New KE-Report: Researcher identifiers – National approaches to ORCID and ISNI implementation

Posted: September 30th, 2015 | Author: | Filed under: found on the net, Report | Tags: , | Comments Off on New KE-Report: Researcher identifiers – National approaches to ORCID and ISNI implementation

250_KE-Report_IdentifierKnowledge Exchange (KE) – a collaboration between five national organisations, DFG – the German Research Foundation, JISC , DEFF – Denmark’s Electronic Research Library, SURF – the ICT organisation for Dutch higher education and research and CSC – the IT Centre for Science in Finland- has just released a new report on research identifiers.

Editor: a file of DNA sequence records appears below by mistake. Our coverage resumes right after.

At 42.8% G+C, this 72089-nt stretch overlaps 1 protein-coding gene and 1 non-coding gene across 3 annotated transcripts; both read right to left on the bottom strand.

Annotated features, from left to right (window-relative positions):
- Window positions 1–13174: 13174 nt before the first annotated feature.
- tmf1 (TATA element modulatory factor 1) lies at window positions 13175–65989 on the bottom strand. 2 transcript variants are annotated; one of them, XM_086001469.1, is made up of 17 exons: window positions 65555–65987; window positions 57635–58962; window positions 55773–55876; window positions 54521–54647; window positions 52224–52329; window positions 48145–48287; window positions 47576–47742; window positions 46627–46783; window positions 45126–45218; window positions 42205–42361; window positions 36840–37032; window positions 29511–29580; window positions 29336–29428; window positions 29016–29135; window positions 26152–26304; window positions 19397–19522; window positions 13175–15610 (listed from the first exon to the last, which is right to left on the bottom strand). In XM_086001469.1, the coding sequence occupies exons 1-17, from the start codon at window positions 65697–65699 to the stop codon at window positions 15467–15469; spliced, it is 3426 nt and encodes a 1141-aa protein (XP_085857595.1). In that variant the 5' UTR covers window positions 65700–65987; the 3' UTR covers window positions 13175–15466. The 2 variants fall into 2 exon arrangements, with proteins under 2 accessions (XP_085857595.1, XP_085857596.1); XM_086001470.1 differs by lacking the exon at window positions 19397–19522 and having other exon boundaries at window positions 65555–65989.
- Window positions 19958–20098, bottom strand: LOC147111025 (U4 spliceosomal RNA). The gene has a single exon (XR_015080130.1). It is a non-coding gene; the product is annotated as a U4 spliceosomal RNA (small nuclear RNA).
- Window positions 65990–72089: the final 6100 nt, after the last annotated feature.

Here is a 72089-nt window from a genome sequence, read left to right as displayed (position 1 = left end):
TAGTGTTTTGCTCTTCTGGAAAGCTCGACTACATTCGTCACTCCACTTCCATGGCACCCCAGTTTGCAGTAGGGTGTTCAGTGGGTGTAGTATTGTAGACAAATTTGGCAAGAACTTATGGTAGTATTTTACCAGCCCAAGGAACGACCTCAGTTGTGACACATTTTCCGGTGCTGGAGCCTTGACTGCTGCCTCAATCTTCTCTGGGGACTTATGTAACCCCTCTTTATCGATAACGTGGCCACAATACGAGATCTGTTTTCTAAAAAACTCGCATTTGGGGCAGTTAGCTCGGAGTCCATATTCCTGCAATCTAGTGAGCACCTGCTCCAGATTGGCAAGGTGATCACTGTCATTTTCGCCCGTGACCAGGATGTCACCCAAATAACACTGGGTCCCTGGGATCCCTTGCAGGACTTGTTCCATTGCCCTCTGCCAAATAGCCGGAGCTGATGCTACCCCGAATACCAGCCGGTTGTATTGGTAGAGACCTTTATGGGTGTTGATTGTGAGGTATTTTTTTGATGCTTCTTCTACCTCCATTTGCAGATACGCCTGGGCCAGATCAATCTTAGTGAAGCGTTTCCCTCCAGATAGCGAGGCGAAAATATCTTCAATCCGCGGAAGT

In June 2015, KE brought together representatives from its five member countries for a Knowledge Exchange Workshop on National approaches to ORCID (Open Researcher and Contributor ID) and ISNI (International Standard Name Identifier) implementation. The aim of the workshop was to share national perspectives on ORCID and ISNI, including the challenges, solutions and lessons learned with regards to implementation of ORCID and ISNI on a national scale. Read the rest of this entry »


Wiley partners with Figshare to enable data sharing

Posted: July 15th, 2015 | Author: | Filed under: found on the net, journals | Tags: , , , | Comments Off on Wiley partners with Figshare to enable data sharing
300-share-142455033_49ce50a89b_zAt the end of June, Figshare (an online digital repository where researchers can preserve and share their research outputs, including figures, datasets, images, and videos) announced a partnership with the publishing house Wiley to support authors who wish to openly share their data.